• 36.35 A photon with wavelength of 0.30 nm collides with an electron that is initially at rest. If the photon rebounds at an angle of 160°, how much energy did it lose in the collision?


  • 36.36 X-rays having energy of 400.0 keV undergo Compton scattering from a target. The scattered rays are detected at 25.0° relative to the incident rays. Find

    1. the kinetic energy of the scattered X-ray, and

    2. the kinetic energy of the recoiling electron.

  • 36.37 Consider the equivalent of Compton scattering, but the case in which a photon scatters off of a free proton.

    1. If 140.-keV X-rays bounce off of a proton at 90.0°, what is their fractional change in energy (E0E)/E0?

    2. What energy of photon would be necessary to cause a 1.00% change in energy at 90.0° scattering?


  • 36.38 An X-ray photon with an energy of 50.0 keV strikes an electron that is initially at rest inside a metal. The photon is scattered at an angle of 45°. What is the kinetic energy and momentum (magnitude and direction) of the electron after the collision? You may use the nonrelativistic relationship connecting the kinetic energy and momentum of the electron.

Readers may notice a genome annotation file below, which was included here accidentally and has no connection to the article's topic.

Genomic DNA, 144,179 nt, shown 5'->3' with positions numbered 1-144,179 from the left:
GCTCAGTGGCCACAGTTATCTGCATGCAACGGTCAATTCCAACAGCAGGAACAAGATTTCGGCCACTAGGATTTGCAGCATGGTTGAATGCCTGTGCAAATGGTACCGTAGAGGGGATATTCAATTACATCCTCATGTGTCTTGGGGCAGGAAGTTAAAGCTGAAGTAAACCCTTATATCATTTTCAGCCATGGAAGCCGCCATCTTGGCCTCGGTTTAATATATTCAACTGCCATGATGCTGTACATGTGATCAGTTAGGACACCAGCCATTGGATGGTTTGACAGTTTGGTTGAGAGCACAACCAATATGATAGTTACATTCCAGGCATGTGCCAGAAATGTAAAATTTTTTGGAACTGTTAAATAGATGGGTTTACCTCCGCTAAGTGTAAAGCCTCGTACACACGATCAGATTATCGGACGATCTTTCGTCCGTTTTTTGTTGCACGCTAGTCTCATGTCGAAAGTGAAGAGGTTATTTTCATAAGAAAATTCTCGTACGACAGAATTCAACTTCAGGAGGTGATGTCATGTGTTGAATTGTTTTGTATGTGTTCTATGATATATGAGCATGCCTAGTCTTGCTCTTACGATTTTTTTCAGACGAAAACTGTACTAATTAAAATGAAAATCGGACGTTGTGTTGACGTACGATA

Section 36.5
  • 36.39 Calculate the wavelength of

    1. a 2.00 eV photon, and

    2. an electron with kinetic energy 2.00 eV.


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  • 36.40 What is the de Broglie wavelength of a 2.000 · 103-kg car moving at a speed of 100.0 km/h?

  • 36.41 A nitrogen molecule of mass m = 4.648 · 10−26 kg has a speed of 300.0 m/s.

    1. Determine its de Broglie wavelength.

    2. How far apart are the double slits if a nitrogen molecule fringe pattern, with fringes 0.30 cm apart, is observed on a screen 70.0 cm in front of the slits?


  • 36.42 Alpha particles are accelerated through a potential difference of 20.0 V. What is their de Broglie wavelength?

  • 36.43 Consider an electron whose de Broglie wavelength is equal to the wavelength of green light (about 550 nm).

    1. Treating the electron nonrelativistically, what is its speed?

    2. Does your calculation confirm that a nonrelativistic treatment is sufficient?

    3. Calculate the kinetic energy of the electron in eV.